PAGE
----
Saturday, August 21, 2010

H.B. Zachry Jr. Bankrolls Sheila McNeil's Campaign

Report shows McNeil-Zachry ties


Greg Jefferson
San Antonio Express-News
Copyright 2010

Judging from Sheila McNeil's latest campaign finance report, it turns out there really was no sunlight between her and Zachry Construction Corp., just as many East Siders had come to believe during her four years on the City Council.

But while they're close, they're not cozy these days. There's discord over McNeil's methods as she lined up financing for her long-shot — and losing — campaign against County Commissioner Tommy Adkisson in the Democratic primary.

Filed last month, the report shows $25,000 in contributions from H.B. Zachry Jr. after the March 2 contest. The magnate signed off on two checks to help clean up some of McNeil's campaign debt, which reportedly reached about $60,000 and included a handful of loans. Her lenders certainly were close at hand.

Some of the money went to repay loans from McNeil's boss at the George Gervin Youth Center, Barbara Hawkins ($3,500); McNeil's longtime adviser Leon Thomas ($3,500); and McNeil herself ($1,500). According to her report — covering Feb. 22 to June 31 — $7,500 in loans remain outstanding.

Zachry's money makes up 93 percent of the contributions reported. (Before the election, Zachry officials gave a combined $1,250.)

Now here's the discord.

Zachry spokeswoman Vicky Waddy said she heard from “multiple sources” that McNeil had asked them for loans and indicated Zachry would repay the debts if she lost — which McNeil disputes.

If that were the case, Zachry, no fan of Adkisson, would have essentially underwritten her campaign. But Waddy said that wasn't the case.

As she geared up to run Zachry had offered to help repay her debt if she failed, an offer he'd made to many candidates over the years, according to Waddy. (Though maybe not often to the tune of $25,000.) But she said he never guaranteed the debts.

“I was upset there was a sense that people were going to lose money expecting that I had agreed to pay,” Zachry said in a written statement. “I made a decision not to get into details (about her campaign debt), but let her resolve the final matter as best she could with an additional check. I could afford it better than those who trusted her and came up short.”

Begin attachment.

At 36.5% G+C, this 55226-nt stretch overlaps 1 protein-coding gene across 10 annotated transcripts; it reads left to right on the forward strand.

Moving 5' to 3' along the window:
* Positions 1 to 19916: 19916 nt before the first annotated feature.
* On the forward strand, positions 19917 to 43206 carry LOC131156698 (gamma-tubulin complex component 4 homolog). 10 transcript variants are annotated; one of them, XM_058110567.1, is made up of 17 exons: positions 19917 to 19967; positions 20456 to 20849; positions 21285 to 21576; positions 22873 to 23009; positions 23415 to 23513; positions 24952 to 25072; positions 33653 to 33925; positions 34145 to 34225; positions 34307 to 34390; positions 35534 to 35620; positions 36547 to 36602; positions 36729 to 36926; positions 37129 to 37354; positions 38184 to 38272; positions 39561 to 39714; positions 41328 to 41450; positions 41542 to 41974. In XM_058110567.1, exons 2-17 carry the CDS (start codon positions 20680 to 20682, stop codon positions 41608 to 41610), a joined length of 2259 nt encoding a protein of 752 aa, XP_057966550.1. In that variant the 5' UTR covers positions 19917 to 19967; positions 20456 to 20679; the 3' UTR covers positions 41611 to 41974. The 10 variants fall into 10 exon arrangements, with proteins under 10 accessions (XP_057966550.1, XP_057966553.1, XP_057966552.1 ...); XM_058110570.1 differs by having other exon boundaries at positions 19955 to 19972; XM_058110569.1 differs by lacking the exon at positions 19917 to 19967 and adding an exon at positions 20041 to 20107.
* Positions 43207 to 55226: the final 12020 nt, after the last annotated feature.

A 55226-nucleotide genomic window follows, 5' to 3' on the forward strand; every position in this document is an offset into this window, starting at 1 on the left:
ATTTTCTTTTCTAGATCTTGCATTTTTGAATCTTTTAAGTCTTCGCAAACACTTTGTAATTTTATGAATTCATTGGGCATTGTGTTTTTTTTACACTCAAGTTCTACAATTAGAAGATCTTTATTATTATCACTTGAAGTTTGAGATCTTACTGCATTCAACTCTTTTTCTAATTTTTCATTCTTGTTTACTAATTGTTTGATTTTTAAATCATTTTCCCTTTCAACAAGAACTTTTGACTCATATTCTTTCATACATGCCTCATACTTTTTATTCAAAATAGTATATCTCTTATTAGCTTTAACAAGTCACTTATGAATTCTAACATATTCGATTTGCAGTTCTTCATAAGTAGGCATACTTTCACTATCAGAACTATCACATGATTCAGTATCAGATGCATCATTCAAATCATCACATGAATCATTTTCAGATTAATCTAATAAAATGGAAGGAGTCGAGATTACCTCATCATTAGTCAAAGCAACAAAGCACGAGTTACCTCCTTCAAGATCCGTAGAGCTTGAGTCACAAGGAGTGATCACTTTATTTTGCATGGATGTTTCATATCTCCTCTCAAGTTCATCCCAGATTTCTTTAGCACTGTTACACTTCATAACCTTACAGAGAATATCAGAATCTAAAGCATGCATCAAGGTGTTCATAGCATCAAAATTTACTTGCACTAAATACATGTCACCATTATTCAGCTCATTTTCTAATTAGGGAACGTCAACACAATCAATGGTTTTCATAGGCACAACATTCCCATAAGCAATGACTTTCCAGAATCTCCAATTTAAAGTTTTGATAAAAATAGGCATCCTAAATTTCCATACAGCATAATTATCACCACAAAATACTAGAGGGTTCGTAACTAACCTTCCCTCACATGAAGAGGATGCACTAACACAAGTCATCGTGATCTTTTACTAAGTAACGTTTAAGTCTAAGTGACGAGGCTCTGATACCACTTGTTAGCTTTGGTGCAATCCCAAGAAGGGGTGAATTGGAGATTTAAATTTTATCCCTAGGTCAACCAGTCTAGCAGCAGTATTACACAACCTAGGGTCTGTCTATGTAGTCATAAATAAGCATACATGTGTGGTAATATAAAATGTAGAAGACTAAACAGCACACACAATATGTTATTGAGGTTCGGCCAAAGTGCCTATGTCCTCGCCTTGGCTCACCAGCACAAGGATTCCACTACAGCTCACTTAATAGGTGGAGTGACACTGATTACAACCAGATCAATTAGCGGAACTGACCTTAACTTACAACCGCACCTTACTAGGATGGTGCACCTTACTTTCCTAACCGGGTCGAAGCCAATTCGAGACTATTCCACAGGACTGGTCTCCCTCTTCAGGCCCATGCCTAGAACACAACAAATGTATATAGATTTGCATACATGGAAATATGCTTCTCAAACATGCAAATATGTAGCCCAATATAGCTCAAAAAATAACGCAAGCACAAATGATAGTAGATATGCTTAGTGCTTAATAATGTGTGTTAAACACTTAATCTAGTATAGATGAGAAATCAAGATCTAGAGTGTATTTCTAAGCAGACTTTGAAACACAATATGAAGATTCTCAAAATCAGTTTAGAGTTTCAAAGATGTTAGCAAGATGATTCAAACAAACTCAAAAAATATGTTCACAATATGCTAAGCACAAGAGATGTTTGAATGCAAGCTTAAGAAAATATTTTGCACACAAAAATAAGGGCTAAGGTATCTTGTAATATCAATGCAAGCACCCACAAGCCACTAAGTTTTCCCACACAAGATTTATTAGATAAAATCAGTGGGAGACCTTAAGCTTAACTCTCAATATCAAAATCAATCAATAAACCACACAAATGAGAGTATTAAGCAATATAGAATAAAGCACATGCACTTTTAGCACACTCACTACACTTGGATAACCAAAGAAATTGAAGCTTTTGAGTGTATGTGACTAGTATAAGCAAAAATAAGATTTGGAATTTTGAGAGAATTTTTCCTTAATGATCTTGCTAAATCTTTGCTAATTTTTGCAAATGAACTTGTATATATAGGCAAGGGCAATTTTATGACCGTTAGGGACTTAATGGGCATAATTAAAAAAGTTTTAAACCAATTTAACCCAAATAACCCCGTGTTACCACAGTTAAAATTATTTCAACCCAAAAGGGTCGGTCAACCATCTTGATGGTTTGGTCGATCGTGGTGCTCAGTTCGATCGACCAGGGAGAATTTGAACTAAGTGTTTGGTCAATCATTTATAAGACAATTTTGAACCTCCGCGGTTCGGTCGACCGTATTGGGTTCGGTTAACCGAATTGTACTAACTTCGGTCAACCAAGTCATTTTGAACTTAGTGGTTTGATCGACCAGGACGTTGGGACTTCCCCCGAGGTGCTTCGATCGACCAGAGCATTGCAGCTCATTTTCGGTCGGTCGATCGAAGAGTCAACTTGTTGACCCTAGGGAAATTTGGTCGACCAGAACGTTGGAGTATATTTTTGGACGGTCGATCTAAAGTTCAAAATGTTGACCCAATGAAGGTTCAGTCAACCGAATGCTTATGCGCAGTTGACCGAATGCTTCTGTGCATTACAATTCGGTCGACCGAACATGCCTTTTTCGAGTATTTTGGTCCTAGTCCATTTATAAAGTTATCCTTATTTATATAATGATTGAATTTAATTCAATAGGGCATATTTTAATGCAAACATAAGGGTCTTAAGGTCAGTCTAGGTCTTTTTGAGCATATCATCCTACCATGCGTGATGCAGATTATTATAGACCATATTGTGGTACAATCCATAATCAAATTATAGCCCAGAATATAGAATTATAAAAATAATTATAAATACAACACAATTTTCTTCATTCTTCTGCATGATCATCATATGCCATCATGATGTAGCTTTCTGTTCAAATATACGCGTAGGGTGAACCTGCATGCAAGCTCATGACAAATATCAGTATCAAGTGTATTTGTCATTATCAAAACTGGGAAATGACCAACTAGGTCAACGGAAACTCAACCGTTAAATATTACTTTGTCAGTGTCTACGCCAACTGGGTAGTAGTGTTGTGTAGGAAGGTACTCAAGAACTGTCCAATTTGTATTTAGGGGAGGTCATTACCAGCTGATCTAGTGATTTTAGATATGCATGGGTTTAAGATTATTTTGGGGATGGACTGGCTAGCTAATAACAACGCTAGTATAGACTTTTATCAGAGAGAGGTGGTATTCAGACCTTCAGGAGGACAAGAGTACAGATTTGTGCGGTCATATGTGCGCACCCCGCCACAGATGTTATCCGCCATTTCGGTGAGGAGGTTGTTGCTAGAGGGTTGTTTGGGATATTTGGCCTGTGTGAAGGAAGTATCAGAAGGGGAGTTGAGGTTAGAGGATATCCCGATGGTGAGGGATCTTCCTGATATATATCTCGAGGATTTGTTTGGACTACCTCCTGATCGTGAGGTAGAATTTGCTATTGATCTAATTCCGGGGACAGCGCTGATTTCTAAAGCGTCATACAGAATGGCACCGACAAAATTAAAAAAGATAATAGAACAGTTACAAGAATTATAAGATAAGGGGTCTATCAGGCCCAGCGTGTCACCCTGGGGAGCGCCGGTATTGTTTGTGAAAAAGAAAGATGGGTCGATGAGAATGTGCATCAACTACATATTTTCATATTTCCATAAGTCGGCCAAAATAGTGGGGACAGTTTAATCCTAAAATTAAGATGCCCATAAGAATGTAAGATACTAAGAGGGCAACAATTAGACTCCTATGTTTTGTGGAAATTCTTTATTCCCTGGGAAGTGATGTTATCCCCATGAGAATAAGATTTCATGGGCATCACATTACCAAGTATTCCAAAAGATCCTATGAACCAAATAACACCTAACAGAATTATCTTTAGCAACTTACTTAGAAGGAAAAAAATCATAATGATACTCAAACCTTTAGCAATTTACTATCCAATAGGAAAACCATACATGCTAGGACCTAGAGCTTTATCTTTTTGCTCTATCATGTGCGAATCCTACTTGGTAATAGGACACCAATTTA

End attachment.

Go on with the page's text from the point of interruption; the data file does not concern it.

McNeil, for her part, said she never floated his name as a guarantor — at least as someone who would “completely” cover the loans.

“No, no, no. Any fundraising, any loans, any money that came into my campaign solely was to win the election,” she said. “It was not based on any one contributor because I had other people who helped me.”

Despite the disagreement, however, the contributions make clear that this was an extraordinary relationship. She has said the company is one of the few investing in the East Side, but questions loom in the community about the economic impact of its efforts.

McNeil certainly took care of the company at City Hall. Their relationship got rolling within weeks of her taking office in 2005. The company wanted a subsidy for a planned hotel, but community activists were still outraged by an e-mail from a Zachry subsidiary executive that referred to the East Side as “the ghetto.”

McNeil cut a deal in which Zachry would pay $750,000 over three years to revamp the East Side's economic development agency, and the councilwoman would support the company's bid.

It looked like a shakedown, but, hey, Zachry got the incentive it wanted.

Later she championed incentives for the Vidorra condominium project, a principal of which was a Zachry son-in-law. Zachry's development arm was an investor.

She then pushed for a nearby quiet zone, angering residents in the area. And just before leaving office last year, she helped secure another break for the project.
As chairwoman of the Metropolitan Planning Organization, McNeil was anathema to the anti-toll crowd. Waddy said she didn't recall Zachry officials discussing MPO issues with McNeil, but — as road builders and supporters of the toll option — they couldn't have been unhappy with her.

Adkisson, who clumsily tried to take tolls off the table last year, is a different matter. There's a lot of sunlight between him and the folks at Zachry.

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